If you want to batch resize several images or an entire folder of them at once, the tools above would be tedious. In that case, try one of the following that allows for multiple images or batch resizing.
- B.I.R.M.E. – Batch Image Resizing Made Easy.
- I Love Img – resize, compress, crop, convert, edit, add text or a watermark.
- Bulk Resize – super simple bulk resize and compress tool.
Optimal sizes for social media
Every social media platform has different sizes and aspect ratios required for images depending on where you put them.
For example, the following have different sizes for your profile photo, a shared image, and a cover or banner image:
- Facebook – profile photo is 180 x 180px, cover image 820 x 312px, shared image 1200 x 630px (although I recommend 2048px on the long side to combat Facebook’s heavy-handed compression algorithm).
- IG – prefers 1:1 square images or 4:5 ratio.
- Twitter – profile 400 x 400px, header 1500 x 500px, shared image 440×220 a 2:1 aspect ratio or larger at 16:9 ratio)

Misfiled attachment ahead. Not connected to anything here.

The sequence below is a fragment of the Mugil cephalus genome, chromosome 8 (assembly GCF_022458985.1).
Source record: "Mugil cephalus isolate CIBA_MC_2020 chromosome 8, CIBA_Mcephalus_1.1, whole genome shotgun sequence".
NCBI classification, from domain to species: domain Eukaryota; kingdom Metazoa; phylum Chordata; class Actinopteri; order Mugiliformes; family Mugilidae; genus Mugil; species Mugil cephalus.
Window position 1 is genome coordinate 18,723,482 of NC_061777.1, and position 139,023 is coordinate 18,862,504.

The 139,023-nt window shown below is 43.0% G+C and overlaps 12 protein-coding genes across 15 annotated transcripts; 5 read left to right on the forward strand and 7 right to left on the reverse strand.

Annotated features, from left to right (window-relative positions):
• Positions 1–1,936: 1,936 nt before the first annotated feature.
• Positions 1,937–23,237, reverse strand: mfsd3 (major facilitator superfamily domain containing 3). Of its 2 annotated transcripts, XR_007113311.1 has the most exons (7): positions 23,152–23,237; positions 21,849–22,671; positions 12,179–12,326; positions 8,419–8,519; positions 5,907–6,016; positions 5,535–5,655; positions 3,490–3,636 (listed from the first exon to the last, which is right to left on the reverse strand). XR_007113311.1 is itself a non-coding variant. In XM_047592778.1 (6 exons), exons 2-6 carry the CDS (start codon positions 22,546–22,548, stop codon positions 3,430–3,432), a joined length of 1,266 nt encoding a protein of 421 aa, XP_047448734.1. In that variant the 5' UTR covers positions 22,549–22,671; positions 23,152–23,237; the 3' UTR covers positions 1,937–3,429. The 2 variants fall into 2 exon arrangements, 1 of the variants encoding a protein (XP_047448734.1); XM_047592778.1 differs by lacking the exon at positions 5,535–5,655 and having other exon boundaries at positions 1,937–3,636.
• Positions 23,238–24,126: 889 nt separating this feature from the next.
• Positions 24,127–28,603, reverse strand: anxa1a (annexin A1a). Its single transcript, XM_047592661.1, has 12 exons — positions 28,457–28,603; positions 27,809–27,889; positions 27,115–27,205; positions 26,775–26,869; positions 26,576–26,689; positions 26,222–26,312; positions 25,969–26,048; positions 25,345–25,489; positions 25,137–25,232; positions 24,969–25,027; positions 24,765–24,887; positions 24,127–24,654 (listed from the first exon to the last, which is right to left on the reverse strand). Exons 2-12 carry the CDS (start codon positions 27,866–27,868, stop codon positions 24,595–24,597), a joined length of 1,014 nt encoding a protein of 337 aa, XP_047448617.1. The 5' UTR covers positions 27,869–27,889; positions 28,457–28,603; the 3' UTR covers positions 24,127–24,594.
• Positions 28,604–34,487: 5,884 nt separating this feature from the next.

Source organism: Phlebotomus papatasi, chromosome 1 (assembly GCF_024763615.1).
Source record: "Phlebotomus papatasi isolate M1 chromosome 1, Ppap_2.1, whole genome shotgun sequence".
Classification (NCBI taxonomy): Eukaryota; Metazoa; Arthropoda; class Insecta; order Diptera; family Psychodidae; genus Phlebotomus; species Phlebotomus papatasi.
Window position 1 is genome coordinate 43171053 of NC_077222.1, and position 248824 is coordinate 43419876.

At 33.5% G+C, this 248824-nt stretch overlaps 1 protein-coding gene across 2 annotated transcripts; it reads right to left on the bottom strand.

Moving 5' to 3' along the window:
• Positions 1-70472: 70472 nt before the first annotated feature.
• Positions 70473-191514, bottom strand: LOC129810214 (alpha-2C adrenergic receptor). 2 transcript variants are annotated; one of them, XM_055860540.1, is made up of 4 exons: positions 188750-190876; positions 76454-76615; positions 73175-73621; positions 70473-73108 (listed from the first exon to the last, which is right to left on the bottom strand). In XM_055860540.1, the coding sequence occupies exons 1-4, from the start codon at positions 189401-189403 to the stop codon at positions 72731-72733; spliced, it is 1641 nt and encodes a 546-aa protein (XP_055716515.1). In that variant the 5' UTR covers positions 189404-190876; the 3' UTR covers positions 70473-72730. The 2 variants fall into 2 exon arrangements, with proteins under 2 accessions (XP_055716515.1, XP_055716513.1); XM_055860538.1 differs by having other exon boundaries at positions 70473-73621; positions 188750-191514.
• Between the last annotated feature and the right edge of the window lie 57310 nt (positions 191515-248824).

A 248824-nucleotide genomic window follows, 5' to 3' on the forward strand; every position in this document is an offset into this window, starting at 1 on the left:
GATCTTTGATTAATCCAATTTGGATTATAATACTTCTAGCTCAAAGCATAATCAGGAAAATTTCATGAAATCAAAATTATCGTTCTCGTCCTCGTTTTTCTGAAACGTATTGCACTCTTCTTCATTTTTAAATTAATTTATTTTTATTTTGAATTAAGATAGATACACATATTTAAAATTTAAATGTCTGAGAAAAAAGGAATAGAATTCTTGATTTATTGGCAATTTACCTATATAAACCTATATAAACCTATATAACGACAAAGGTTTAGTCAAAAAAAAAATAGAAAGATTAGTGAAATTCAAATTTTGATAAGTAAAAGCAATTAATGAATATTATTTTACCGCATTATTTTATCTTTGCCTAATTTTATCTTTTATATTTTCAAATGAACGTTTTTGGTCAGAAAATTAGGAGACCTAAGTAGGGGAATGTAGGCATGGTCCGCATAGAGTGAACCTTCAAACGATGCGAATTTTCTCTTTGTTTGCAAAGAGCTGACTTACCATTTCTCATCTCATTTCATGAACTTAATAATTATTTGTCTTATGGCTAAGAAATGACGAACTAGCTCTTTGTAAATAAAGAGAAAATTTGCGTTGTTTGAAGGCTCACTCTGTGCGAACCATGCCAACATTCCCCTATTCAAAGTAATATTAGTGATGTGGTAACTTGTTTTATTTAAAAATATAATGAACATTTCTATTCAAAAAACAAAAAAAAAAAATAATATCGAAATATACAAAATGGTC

What is the aspect ratio?
The numbers you see above like 1:1 and 16:9 refer to the proportions of the image or the ratio of its width to its height. It’s expressed by two numbers separated by a colon.
For example an x:y ratio means the image is x units wide and y units high.
So, what does that mean for your images?
Most cameras shoot with an aspect ratio of 3:2. As you may notice that doesn’t match most of the numbers above.
So that means that to share your image on social media you may need to crop it. If you want to use a square image on IG, change your Facebook cover image, or upload a new Twitter header image – you will have to crop your original camera image to fit those proportions.
Here is an example using the same image, cropped and resized to fit the different aspect ratios.
The following have various different image size requirements as well:
In order to keep all the sizes straight, I found a great resource for you. Just visit this site to see all the current social media sizes you might need. The author also has a handy Google spreadsheet which she keeps updated so if any change you can find them quickly.
Or you can use one of the free online resizing tools mentioned below. Some of them have the most current social media sizes built-in for your convenience.
You can also download a 6000-pixel wide, high-res version of the common aspect ratios overlay that I used above. Just click to open in a new browser tab, then right-click and save to your computer.
Ready, set, resize!
I hope that gives you a little bit more insight and understanding of how and why you need to be resizing your images for email and social media. If you have any questions about resizing, please add them to the comment area below and I will answer.